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JOHN CLARK SHEEHAN September 23, 1915-March 21, 1992 BY E. J. COREY AND JOHN D . ROBERTS JOHN C. SHEEHAN WILL Tong be remembered for having solved one of the most formidable and prominent problems in synthetic chemistry of the twentieth century, the chemical synthesis of the penicillins, en c! for helping to lead organic chemistry to new heights in the post-WorIc} War II era. He macle major contributions to the Massachusetts Institute of Technology, his academic home for four cleca(les. His teaching and research were instrumental in rejuvenating chemistry anct maintaining its excellence at the institute, which also received enormous financial returns from his successful work on synthetic penicillins. His fundamental research provided the chemical base for the clevelopment of modern semisyn- thetic penicillins, which have saved countless human lives. John C. Sheehan was born on September 23, 1915, in Battle Creek, Michigan. His father, Leo C. Sheehan, then sports editor and police reporter for The Battle Creek Enquirer, and his mother, Florence, were clescribed in the news ar- ticle marking the birth as "prominent in the younger soci- ety circles of Battle Creek." In abolition to Irish forebears, the family hac! a substantial Yankee background; some six- teen known ancestors clatecl from revolutionary times. Flo- rence Sheehan was a brilliant woman and skilled genealo- 291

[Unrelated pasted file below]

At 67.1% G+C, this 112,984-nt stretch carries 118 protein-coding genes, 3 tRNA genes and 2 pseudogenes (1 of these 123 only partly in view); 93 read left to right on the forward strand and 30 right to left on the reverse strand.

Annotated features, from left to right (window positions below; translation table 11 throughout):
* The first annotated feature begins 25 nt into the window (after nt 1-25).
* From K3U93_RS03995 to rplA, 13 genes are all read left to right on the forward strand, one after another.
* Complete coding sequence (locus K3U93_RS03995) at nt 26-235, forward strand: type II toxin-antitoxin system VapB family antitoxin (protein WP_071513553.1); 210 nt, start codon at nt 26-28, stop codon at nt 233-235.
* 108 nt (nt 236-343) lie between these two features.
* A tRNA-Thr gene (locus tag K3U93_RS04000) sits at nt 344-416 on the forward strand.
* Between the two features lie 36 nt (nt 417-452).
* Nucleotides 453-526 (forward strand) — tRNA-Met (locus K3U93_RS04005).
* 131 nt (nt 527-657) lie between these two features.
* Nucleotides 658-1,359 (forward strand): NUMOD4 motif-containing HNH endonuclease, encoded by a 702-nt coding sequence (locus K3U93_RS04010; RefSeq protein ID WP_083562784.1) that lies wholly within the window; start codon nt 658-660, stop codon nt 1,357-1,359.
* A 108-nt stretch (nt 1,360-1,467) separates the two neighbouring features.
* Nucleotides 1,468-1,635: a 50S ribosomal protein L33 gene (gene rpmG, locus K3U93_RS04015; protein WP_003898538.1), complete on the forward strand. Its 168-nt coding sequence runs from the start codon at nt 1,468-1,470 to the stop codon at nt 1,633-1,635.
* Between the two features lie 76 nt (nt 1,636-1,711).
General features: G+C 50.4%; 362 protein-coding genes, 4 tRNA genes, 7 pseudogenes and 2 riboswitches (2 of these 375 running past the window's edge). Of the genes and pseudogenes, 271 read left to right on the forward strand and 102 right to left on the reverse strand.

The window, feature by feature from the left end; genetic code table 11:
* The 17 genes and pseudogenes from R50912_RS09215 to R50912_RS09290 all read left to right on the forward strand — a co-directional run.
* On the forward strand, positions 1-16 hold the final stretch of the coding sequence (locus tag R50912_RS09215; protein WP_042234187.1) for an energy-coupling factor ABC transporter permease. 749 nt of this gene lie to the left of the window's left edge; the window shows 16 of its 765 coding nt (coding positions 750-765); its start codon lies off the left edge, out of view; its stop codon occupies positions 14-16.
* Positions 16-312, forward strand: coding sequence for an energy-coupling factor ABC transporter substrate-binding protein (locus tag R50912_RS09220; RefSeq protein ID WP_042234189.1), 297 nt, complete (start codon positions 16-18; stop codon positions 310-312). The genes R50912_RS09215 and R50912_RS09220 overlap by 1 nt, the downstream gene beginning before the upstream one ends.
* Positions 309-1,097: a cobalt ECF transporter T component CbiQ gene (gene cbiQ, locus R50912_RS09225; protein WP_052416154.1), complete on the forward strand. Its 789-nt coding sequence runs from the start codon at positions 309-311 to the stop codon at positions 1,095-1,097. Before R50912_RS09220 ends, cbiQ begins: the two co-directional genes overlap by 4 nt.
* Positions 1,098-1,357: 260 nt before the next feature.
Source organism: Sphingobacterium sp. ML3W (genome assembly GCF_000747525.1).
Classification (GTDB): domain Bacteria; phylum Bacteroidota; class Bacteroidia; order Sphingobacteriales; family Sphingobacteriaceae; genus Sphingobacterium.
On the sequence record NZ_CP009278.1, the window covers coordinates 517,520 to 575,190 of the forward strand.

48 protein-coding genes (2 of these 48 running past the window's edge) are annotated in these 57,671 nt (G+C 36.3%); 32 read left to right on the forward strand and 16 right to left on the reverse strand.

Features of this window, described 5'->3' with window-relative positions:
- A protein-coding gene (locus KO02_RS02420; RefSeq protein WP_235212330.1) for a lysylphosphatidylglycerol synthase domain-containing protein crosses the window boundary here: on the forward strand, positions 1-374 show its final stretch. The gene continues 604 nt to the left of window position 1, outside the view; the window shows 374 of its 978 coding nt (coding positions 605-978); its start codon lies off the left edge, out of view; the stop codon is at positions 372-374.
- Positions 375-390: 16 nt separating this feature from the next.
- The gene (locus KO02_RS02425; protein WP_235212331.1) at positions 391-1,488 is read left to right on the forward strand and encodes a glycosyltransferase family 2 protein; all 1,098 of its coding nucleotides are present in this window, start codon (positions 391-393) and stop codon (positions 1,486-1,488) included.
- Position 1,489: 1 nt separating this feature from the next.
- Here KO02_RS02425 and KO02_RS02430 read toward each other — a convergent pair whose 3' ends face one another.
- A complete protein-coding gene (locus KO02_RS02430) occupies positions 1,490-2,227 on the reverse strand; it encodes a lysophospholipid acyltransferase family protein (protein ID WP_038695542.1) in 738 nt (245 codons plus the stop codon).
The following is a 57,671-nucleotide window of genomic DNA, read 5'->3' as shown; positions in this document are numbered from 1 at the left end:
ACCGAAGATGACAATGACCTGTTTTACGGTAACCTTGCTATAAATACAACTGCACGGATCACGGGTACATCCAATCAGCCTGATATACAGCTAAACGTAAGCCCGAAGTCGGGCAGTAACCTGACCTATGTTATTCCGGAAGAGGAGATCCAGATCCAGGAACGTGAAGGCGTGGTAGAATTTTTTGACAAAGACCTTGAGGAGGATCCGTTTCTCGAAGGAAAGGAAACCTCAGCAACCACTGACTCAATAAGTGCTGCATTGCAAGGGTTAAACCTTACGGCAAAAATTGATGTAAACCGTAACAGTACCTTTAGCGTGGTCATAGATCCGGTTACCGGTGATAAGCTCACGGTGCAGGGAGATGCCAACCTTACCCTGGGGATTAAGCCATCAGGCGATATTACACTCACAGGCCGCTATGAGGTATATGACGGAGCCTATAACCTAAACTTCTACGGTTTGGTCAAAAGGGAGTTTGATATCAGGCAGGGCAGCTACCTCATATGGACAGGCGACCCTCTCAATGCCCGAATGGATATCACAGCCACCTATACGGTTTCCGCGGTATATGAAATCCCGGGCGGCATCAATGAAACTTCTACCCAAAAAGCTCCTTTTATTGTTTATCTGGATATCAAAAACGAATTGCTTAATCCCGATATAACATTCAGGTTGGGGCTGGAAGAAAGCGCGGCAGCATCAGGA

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292 BIOGRAPHICAL MEMOIRS gist who did professional work in the field and later be- came the Michigan registrar for the Daughters of the Ameri- can Revolution. John's father left home at fifteen with only an eighth-grade education to "see the world" and found work as a reporter in San Francisco, where he witnessed the 1906 earthquake. Leo Sheehan was a skilled writer and pro- gressed with The Battle Creek Enquirer to city editor and then to managing editor. He later functioned as a ghostwriter for Frank Murphy, once governor of Michigan and a Su- preme Court justice. {ohn's grandfather, John W. Sheehan, was an outstand- ina lawyer who had business dealings with William Jennings lo, , ~ _ _ _ ~ _ . . _ _ _ _ , _ _ _ _ w _ _ _ J _ A A A A A ~ ~ t~ ~ Bryan, the famous political leader and orator. His maternal grandfather, Nathaniel Y. Green, was a bank manager and maintained an interest in nature and learning. A skilled amateur taxidermist, he had a large collection of birds. He greatly stimulated iohn's interest in science bv giving him a J ~ ~ Zeiss microscope with an oil-immersion lens and also intro- duced John to the curator of the local museum who helped him with several small science projects. founts grandfather had a telescope for astronomical observations and took John to meetings with the local group of astronomy buffs. As with many future chemists in their early years, John progressed from a chemistry set to a basement laboratory and was fascinated by explosives and rocketry. He was a natural experimentalist with skillful hands. He also built model airplanes, and one with a delta wing won a first prize for longest flight time in the self-design class. He was also a zealous competitor in other activities. The Battle Creek news- paper reported him as the premier marble shooter of his grade school, representing the school in the city champion- ships; as winner of the city yo-yo championship with a per- fect score, as judged by the world's champion yo-yo player of the time; as a finalist in a Boy Scout election picking a mayor for a day; as having been injured in a high school